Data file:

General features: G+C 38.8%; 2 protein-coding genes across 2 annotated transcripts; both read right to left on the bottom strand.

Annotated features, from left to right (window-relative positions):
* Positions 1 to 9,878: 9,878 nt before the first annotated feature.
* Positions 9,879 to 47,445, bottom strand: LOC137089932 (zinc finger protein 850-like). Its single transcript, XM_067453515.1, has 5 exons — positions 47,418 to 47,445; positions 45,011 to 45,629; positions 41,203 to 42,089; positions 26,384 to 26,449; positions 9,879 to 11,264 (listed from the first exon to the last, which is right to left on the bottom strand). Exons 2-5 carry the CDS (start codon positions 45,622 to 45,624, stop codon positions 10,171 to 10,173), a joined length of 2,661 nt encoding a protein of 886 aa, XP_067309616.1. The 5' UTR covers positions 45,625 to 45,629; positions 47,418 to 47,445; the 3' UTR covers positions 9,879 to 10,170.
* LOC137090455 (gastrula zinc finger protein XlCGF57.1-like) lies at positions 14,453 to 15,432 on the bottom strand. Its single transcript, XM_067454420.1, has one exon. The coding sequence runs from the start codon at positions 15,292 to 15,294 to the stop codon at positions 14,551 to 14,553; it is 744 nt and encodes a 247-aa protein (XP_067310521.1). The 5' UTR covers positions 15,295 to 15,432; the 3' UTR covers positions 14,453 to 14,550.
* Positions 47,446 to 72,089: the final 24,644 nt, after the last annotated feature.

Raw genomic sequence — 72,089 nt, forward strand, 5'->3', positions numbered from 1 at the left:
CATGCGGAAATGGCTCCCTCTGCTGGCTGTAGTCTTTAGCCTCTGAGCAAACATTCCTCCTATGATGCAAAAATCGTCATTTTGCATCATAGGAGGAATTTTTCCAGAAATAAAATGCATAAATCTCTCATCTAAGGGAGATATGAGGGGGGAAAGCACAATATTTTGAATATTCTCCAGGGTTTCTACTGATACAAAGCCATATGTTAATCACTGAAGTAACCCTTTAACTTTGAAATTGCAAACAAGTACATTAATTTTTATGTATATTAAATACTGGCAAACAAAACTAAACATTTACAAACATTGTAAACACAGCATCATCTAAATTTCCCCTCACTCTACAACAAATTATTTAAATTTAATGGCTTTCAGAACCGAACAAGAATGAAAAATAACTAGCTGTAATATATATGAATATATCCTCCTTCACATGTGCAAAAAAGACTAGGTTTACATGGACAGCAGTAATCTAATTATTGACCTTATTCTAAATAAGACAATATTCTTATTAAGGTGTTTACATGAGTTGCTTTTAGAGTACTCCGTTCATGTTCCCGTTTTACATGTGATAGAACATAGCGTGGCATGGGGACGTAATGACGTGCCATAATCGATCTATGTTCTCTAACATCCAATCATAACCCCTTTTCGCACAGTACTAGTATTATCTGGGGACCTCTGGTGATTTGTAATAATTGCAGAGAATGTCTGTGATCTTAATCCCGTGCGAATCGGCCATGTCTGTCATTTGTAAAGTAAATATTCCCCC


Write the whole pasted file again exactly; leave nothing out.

General features: G+C 38.8%; 2 protein-coding genes across 2 annotated transcripts; both read right to left on the bottom strand.

Annotated features, from left to right (window-relative positions):
* Positions 1 to 9,878: 9,878 nt before the first annotated feature.
* Positions 9,879 to 47,445, bottom strand: LOC137089932 (zinc finger protein 850-like). Its single transcript, XM_067453515.1, has 5 exons — positions 47,418 to 47,445; positions 45,011 to 45,629; positions 41,203 to 42,089; positions 26,384 to 26,449; positions 9,879 to 11,264 (listed from the first exon to the last, which is right to left on the bottom strand). Exons 2-5 carry the CDS (start codon positions 45,622 to 45,624, stop codon positions 10,171 to 10,173), a joined length of 2,661 nt encoding a protein of 886 aa, XP_067309616.1. The 5' UTR covers positions 45,625 to 45,629; positions 47,418 to 47,445; the 3' UTR covers positions 9,879 to 10,170.
* LOC137090455 (gastrula zinc finger protein XlCGF57.1-like) lies at positions 14,453 to 15,432 on the bottom strand. Its single transcript, XM_067454420.1, has one exon. The coding sequence runs from the start codon at positions 15,292 to 15,294 to the stop codon at positions 14,551 to 14,553; it is 744 nt and encodes a 247-aa protein (XP_067310521.1). The 5' UTR covers positions 15,295 to 15,432; the 3' UTR covers positions 14,453 to 14,550.
* Positions 47,446 to 72,089: the final 24,644 nt, after the last annotated feature.

Raw genomic sequence — 72,089 nt, forward strand, 5'->3', positions numbered from 1 at the left:
CATGCGGAAATGGCTCCCTCTGCTGGCTGTAGTCTTTAGCCTCTGAGCAAACATTCCTCCTATGATGCAAAAATCGTCATTTTGCATCATAGGAGGAATTTTTCCAGAAATAAAATGCATAAATCTCTCATCTAAGGGAGATATGAGGGGGGAAAGCACAATATTTTGAATATTCTCCAGGGTTTCTACTGATACAAAGCCATATGTTAATCACTGAAGTAACCCTTTAACTTTGAAATTGCAAACAAGTACATTAATTTTTATGTATATTAAATACTGGCAAACAAAACTAAACATTTACAAACATTGTAAACACAGCATCATCTAAATTTCCCCTCACTCTACAACAAATTATTTAAATTTAATGGCTTTCAGAACCGAACAAGAATGAAAAATAACTAGCTGTAATATATATGAATATATCCTCCTTCACATGTGCAAAAAAGACTAGGTTTACATGGACAGCAGTAATCTAATTATTGACCTTATTCTAAATAAGACAATATTCTTATTAAGGTGTTTACATGAGTTGCTTTTAGAGTACTCCGTTCATGTTCCCGTTTTACATGTGATAGAACATAGCGTGGCATGGGGACGTAATGACGTGCCATAATCGATCTATGTTCTCTAACATCCAATCATAACCCCTTTTCGCACAGTACTAGTATTATCTGGGGACCTCTGGTGATTTGTAATAATTGCAGAGAATGTCTGTGATCTTAATCCCGTGCGAATCGGCCATGTCTGTCATTTGTAAAGTAAATATTCCCCC